I will assume familiarity with what, precisely, Quicktime is; check pgs. 20-24 of the testimony for more details.

The popularity of a cross-platform media application like Quicktime threatens the symbiotic relationship between OS and applications that Microsoft depends upon (much like Netscape threatens Microsoft's OS monopoly). ActiveX and NetShow are the competing products Microsoft claims are part of the OS.

In response to the threat Quicktime poses, Microsoft used its power to attempt to defeat QT in a number of ways:
* Attempted to convince Apple to get out of multi-media playback market, and only focus on the content-creation end of the market (evidence of several meetings to this effect is presented).
* Impeded growth of QT by writing OS to sabotage QT & present misleading error messages (for instance, streaming playback doesn't work).

OEM's (like Compaq) and ISV's (like AVID) are unwilling to side with Apple for fear of reprisals from Microsoft.

So, in summary, Tevanian's argument is that Microsoft used both its OS monopoly and its near-monopoly over the applications market to force Apple to grant IE prime placement within the Mac OS and to impede the growth of Quicktime.

Microsoft: Avadis Tevanian
from Owen Cyrulnik (ocyrulni@law.harvard.edu)


Dr. Tevanian's direct testimony focused, as outlined in David's summary, on two main points: Apple's bundling of IE with its OS and a battle between Apple and Microsoft over dominance in the Internet Multimedia market. The main thrust of Microsoft's cross-examination was to chip away at the foundation of those two claims.

The main strategy here was to paint the episodes referenced in Tevanian's testimony as innocuous, ordinary business discussions, meetings and agreements, between competitors. The dominant strategy employed by MS attorney Edelman was to lay a strong foundation for suggesting that the sinister story painted by Tevanian in relaying the events was a product of an incomplete version of the events twisted by a company that had lost its edge in the software market and no longer had clout with developers or consumers.


Tevanian's claim was that Microsoft forced Apple to bundle IE rather than Netscape with Mac OS by threatening to cease further development of its Microsoft Office Suite on the Macintosh Platform. Microsoft challenged this claim on a variety of fronts:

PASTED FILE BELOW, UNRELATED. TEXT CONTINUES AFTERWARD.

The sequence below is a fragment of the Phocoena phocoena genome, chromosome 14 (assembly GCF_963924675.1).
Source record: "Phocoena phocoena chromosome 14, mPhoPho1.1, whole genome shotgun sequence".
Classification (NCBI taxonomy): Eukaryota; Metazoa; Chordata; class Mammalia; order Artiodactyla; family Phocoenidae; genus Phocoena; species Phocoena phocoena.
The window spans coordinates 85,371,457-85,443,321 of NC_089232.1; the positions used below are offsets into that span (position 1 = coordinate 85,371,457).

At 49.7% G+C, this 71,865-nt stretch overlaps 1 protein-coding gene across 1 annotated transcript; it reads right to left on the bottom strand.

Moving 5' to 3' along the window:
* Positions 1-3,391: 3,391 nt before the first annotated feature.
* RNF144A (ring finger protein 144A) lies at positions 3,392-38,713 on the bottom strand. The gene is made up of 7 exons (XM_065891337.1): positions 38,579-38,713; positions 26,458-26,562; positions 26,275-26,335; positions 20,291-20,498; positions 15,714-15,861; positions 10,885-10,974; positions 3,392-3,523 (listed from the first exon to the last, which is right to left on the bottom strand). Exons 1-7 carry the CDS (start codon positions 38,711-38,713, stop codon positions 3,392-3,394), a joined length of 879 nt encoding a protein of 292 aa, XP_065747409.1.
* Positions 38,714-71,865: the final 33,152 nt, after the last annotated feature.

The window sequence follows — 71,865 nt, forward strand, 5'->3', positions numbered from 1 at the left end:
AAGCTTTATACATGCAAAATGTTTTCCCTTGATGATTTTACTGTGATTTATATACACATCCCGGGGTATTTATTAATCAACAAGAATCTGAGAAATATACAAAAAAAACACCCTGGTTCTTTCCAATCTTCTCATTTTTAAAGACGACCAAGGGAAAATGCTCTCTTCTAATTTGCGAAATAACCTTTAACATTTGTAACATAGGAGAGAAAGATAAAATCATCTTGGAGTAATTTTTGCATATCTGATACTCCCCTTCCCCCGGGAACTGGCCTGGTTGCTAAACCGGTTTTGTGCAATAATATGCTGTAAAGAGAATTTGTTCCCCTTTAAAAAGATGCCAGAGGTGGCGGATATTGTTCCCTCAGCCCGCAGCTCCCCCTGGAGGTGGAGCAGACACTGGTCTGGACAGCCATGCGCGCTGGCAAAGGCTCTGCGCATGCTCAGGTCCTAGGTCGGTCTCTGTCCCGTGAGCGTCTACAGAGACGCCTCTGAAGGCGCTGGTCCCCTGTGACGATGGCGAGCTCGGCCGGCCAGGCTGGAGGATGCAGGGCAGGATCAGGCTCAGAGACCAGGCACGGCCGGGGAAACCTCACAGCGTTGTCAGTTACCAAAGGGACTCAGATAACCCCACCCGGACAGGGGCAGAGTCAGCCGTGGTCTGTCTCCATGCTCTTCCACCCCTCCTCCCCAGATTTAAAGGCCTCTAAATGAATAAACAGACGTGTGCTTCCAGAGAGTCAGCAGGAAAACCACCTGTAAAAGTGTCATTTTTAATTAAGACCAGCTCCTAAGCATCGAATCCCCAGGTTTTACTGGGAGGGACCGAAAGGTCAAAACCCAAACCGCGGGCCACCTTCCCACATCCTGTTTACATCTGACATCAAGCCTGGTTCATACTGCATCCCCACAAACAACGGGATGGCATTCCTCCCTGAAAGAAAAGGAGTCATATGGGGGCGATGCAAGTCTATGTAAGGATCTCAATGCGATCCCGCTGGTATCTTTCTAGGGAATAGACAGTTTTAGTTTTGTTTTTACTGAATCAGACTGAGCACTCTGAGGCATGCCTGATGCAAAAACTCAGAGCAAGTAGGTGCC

- Microsoft stressed in cross-examination that demand for Office on the Macintosh platform is not based on any Macintosh OS monopoly. By threatening to cease R&D on future upgrades of the Office Suite, Microsoft, it would seem was not leveraging any monopoly. MS never threatened to cease sales of the current Office Suite on the Macintosh platform -- just to discontinue future upgrades.

- Apple's insistence on nearly universal consumer demand for Office on the Mac is curious -- if most Mac consumers want Office or nothing, then why does Apple bundle a different productivity suite with the iMac?

- The agreement that was signed regarding IE was part of a 6-part agreement which included provisions regarding alleged IP infringements by Microsoft against Apple. Apple has publicly described that collective agreement as beneficial to the company -- it includes cash investments by Microsoft, and a commitment towards future development of Office Suite products for the Macintosh.

- The agreement that Apple signed with MS does not prohibit Apple from including Netscape with Mac OS -- it simply prohibits Apple from being proactive in encouraging users to change their default browser to Netscape. And on cross, MS demonstrated how relatively simple it is to change the default browser in Mac OS -- a relatively intuitive process that can be accessed by typing "change default browser" into the help system. {Note that Apple's main response here -- the claim that the simplicity of the process belies the complexity involved for most users in getting Netscape installed from the CD is negated by Tevanian's later admission towards the end of his testimony that in later Mac OS 8.0 editions where the OS was preinstalled, Netscape was installed on the machine before the user ever got the computer}.